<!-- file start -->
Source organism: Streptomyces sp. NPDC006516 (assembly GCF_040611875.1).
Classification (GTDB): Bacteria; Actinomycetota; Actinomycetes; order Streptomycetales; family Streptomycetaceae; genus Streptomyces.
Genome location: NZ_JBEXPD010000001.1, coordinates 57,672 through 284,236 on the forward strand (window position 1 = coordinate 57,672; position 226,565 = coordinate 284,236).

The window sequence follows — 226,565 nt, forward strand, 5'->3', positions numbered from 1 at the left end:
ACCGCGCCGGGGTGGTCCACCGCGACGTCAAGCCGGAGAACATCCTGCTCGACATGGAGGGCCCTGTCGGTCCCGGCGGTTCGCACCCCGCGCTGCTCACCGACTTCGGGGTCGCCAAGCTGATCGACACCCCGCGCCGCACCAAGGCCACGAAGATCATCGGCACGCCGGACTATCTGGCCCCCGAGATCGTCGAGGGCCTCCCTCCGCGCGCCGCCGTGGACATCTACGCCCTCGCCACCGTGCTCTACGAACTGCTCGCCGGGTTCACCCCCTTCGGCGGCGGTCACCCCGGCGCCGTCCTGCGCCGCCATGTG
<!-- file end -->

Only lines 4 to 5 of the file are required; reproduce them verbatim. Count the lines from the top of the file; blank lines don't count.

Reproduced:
The window sequence follows — 226,565 nt, forward strand, 5'->3', positions numbered from 1 at the left end:
ACCGCGCCGGGGTGGTCCACCGCGACGTCAAGCCGGAGAACATCCTGCTCGACATGGAGGGCCCTGTCGGTCCCGGCGGTTCGCACCCCGCGCTGCTCACCGACTTCGGGGTCGCCAAGCTGATCGACACCCCGCGCCGCACCAAGGCCACGAAGATCATCGGCACGCCGGACTATCTGGCCCCCGAGATCGTCGAGGGCCTCCCTCCGCGCGCCGCCGTGGACATCTACGCCCTCGCCACCGTGCTCTACGAACTGCTCGCCGGGTTCACCCCCTTCGGCGGCGGTCACCCCGGCGCCGTCCTGCGCCGCCATGTG